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Is AACS Killing the Blu-ray Disc Industry?

HD2008
09-30-2008, 06:06 AM
Story...

http://www.emedialive.com/articles/readarticle.aspx?articleid=14057

ah802
09-30-2008, 08:12 AM
Heads up article, definitely explains slow adoption rates for second tier publishing. It's politics like that this, that could be the undoing of the disk format.

Loves2Watch
09-30-2008, 08:16 AM
It seems to be all about greed as the AACS encryption was cracked as soon as it was released so the piracy excuse holds no water.

JoeRoscoe
09-30-2008, 09:08 PM
Confirmation that ever since Sony began aquiring film and music catalogs, their primary concern has been a paranoid fear to protect their product to the point that it violates every end user rights.
Multiple copy protection schemes, root-kits, built-in player restrictions that sometimes make it hard (if not near impossible) to play the very product you purchased.
They've alienated many consumers and it appears they're doing the same to the vendors.:(

Loves2Watch
09-30-2008, 10:25 PM
Confirmation that ever since Sony began aquiring film and music catalogs, their primary concern has been a paranoid fear to protect their product to the point that it violates every end user rights.
Multiple copy protection schemes, root-kits, built-in player restrictions that sometimes make it hard (if not near impossible) to play the very product you purchased.
They've alienated many consumers and it appears they're doing the same to the vendors.:(

That is the reason I won't purchase or recommend any Sony product. If we the consumer don't show our displeasure with Sony by not purchasing their products, this will do nothing but get much worse.

Nikopol
10-01-2008, 04:16 AM
AACS (Advanced Access Content System) is the HD disc version of ACS copy protection. With HD DVD AACS was optional but with Blu-ray things are different. “With Blu-ray AACS is mandatory and the licensing fees are ridiculous,” says Bruce Nazarian, president of the DVD Association (DVDA). “An independent producer who wants to put out a title on Blu-ray is going to spend close to $4300 just to buy in, just to get in the gate in order to pay license fees, before they’ve even managed to replicate a single disc,” he says. “If you want to make a Blu-ray disc of any kind and replicate it, you have got to buy into this AACS licensing fee which is currently a deal breaker for most of the second-tier producers.”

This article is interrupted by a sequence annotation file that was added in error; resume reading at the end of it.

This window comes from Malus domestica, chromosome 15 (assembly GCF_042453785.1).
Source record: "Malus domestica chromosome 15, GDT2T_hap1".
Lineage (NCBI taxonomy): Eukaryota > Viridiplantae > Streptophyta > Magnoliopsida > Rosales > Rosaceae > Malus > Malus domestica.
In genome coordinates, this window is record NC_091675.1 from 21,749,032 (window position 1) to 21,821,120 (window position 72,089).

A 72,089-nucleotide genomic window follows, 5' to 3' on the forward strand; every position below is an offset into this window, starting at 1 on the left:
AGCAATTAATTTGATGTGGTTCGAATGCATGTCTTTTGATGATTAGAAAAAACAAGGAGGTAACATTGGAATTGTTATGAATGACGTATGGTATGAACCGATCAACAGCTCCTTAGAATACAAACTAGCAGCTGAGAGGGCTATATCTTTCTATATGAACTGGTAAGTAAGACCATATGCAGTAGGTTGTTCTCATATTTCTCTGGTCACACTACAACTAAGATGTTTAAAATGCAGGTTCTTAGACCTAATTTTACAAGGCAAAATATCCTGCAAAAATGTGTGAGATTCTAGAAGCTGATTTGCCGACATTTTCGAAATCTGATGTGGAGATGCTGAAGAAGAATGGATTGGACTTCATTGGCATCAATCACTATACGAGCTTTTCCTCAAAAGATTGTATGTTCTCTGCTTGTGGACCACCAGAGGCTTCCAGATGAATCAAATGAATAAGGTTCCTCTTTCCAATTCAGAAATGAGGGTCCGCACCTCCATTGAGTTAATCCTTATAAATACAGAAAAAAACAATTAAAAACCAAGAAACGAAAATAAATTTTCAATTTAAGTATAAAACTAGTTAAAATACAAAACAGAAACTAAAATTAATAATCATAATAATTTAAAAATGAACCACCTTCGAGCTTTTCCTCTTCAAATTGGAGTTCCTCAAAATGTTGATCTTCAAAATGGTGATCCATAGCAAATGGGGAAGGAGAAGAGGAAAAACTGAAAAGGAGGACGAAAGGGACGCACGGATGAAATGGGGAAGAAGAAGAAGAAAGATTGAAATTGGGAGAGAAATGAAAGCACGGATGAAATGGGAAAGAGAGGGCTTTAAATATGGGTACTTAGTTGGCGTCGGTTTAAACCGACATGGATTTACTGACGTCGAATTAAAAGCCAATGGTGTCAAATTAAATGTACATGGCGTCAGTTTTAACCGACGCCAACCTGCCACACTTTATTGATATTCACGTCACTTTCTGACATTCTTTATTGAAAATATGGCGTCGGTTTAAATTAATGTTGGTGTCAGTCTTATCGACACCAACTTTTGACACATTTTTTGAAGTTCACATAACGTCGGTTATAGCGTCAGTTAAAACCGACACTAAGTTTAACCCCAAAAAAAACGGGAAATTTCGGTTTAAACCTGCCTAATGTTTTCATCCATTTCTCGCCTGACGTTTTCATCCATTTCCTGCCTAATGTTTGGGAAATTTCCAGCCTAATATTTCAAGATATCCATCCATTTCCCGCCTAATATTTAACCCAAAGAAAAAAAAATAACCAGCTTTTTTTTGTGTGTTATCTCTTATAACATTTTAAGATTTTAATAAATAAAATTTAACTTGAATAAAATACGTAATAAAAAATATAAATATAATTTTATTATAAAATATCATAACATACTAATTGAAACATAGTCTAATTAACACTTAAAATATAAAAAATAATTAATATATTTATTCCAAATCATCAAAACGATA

Well, i think this is really a problem for the format. Volumes are rather low and if you want to release a small title, maybe as an independent studio, these high mandatory fees imo definitely hurt. If you're only expecting to sell a rather low volume, then these licencing costs (one time and recurring fees) don't break down to a fraction of a cent per disc, but they stay at a significant level.

It really would be the better option to give anyone who wants to release on BD the choice, if we wants to use AACS or not. All the "paranoid" studios can use it, those who still trust their customers can chose not to use it.

Loves2Watch
10-01-2008, 06:38 AM
It really would be the better option to give anyone who wants to release on BD the choice, if we wants to use AACS or not. All the "paranoid" studios can use it, those who still trust their customers can chose not to use it.

:yippee::yippee::yippee:

JoeRoscoe
10-01-2008, 10:59 AM
Many of the early BluRay disc problems were caused by Sony's heavy-handed copy protection codecs...
Sony also seems very indifferent to completing the BD-Live function as recent blogs atest to the problems associated with the "Iron Man" BluRay release, again a failure of an incomplete format rushed to production...
I know there are work-arounds related to disc problems but, come on, it's been 2 years-plus since the format roll-out, is it too much to ask for these disc/network problems to be addressed?
HD-DVD has been dead (sort of) for several months now, as soon as I updated my A2 with the 3.0 firmware update (via ethernet) and popped in the "Transformers" disc it went right to the supplimental web-site with no trouble. (I've recently updated to 4.0), Toshiba seems to support a "dead" format on a more timely basis than Sony has to date with it's "Live" format, again Sony indifference, any wonder why the format has seen a slower than anticipated adoption rate?:mad: